As desperate as both Saracens and Exeter are to move on from the salary cap saga that engulfed the former and enraged the latter, there will not be many fans inside Sandy Park on Saturday keen to let it lie.
While the stolid collection of Premiership points may publicly be pronounced by both sides as their priority as we enter the middle third of the season, this one matters more.
It is a fixture with a history of ire, provocation from board level to pitch level, and a rivalry that has cracked the England dressing room.
Exeter welcome Saracens in the Premiership on Saturday in a fixture with a history of ire
Exeter never had a monopoly on their anger towards Saracens and their book-bending accounting – as their director of rugby Rob Baxter pointed out with a chuckle this week.
‘I know we continually get brought up as the team but there were 10 other Premiership clubs who were pretty annoyed as well,’ he said.
‘We were all feeling similarly about it.’
Chiefs director of rugby Rob Baxter said they are not only ones with anger towards Saracens
But they were the side most visibly wronged by Saracens’ cheating, having lost three finals to Mark McCall’s side who now back in the top flight are on a level playing field with the rest for the first season in many.
Due to Sarries’ relegation, after their number-fiddling was exposed, Exeter have only played them twice in just under two years.
THE FINAL AGONY
Exeter lost three Premiership finals to Saracens while they were breaking the salary cap.
2016: Saracens 28 Exeter 20
2018: Saracens 27 Exeter 10
2019: Saracens 37 Exeter 34
Neither counted for meaningful points for Saracens, already in December 2019 and September 2020 destined for the drop with countless minus points enforced on them.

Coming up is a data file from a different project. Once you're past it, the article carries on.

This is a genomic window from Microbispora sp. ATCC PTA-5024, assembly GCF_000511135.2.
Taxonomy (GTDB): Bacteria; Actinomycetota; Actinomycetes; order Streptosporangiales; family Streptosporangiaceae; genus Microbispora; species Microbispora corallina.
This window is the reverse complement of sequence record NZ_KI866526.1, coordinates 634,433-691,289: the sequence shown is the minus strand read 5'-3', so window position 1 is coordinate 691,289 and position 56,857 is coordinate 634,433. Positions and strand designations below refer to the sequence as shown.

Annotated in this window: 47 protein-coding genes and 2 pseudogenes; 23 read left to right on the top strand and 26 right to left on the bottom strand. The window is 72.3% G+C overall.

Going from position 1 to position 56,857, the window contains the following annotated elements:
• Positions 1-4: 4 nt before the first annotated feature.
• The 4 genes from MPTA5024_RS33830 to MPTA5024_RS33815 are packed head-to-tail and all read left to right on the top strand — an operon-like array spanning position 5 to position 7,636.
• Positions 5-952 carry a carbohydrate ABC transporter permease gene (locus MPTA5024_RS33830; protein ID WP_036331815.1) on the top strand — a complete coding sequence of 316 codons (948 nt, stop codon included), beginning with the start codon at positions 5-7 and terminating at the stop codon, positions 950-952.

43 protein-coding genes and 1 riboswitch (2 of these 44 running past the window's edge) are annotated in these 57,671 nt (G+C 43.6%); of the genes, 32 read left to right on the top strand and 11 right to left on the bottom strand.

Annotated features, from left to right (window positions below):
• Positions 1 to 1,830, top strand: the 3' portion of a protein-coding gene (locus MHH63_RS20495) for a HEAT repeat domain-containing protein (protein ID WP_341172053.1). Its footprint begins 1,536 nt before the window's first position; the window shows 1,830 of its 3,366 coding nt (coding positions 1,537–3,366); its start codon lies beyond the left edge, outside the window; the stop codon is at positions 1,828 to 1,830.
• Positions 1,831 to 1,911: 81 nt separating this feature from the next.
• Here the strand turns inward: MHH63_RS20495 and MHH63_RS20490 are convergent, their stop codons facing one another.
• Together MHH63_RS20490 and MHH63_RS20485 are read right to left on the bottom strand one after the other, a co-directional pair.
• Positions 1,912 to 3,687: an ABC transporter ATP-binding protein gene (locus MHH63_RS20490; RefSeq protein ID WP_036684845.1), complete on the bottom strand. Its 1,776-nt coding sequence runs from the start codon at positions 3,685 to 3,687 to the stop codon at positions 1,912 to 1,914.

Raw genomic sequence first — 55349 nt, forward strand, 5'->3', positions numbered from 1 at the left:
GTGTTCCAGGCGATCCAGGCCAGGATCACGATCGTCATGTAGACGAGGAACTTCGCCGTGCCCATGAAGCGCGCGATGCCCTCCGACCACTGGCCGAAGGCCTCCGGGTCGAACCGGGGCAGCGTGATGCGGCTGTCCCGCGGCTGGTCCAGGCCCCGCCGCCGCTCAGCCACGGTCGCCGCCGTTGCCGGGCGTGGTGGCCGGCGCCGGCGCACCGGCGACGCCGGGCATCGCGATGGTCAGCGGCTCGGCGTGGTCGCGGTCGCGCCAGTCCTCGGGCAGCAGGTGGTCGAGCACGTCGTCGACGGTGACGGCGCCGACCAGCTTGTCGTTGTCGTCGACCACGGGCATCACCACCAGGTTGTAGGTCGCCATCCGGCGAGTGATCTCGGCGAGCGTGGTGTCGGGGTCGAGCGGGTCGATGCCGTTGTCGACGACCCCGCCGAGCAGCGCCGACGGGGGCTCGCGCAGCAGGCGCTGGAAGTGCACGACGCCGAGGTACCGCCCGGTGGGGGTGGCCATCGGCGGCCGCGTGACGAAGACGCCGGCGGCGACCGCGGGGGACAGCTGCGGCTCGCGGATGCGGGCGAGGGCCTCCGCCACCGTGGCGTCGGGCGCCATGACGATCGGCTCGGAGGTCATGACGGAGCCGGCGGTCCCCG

But that match on December 29, 2019 did spark.
That November, after the World Cup, Saracens had been served with their initial punishment – the £5.36m fine, the 35-point deduction – and while most clubs had their say Exeter went furthest.
When asked about it Baxter, while typically measured, was the first coach to outwardly label Sarries’ infringements as ‘cheating’ – a message he stuck to.
Chairman Tony Rowe was the most outspoken suit, asking for Saracens to be stripped of their titles, not so that they could be handed to Exeter but so their creative accounting was not rewarded.
So Sandy Park was charged for Saracens’ arrival that December. Exeter won 14-7, but the game exploded near the end with an all-in brawl which saw Chiefs scrum-half Nic White flipped over and prop Harry Williams lose his head, enter the fray from the bench and escalate things unnecessarily.
He was sent off as referee Wayne Barnes threatened Sarries No 8 Billy Vunipola too with a card for backchat.
Later it emerged that the England forward had been lauding his ill-gotten gains over Exeter – reported he said to White ‘Unlucky, you haven’t got a Premiership winner’s medal.’
Chiefs prop Harry Williams was shown a red card on the bench for his involvement in the brawl that escalated when the two sides met in December 2019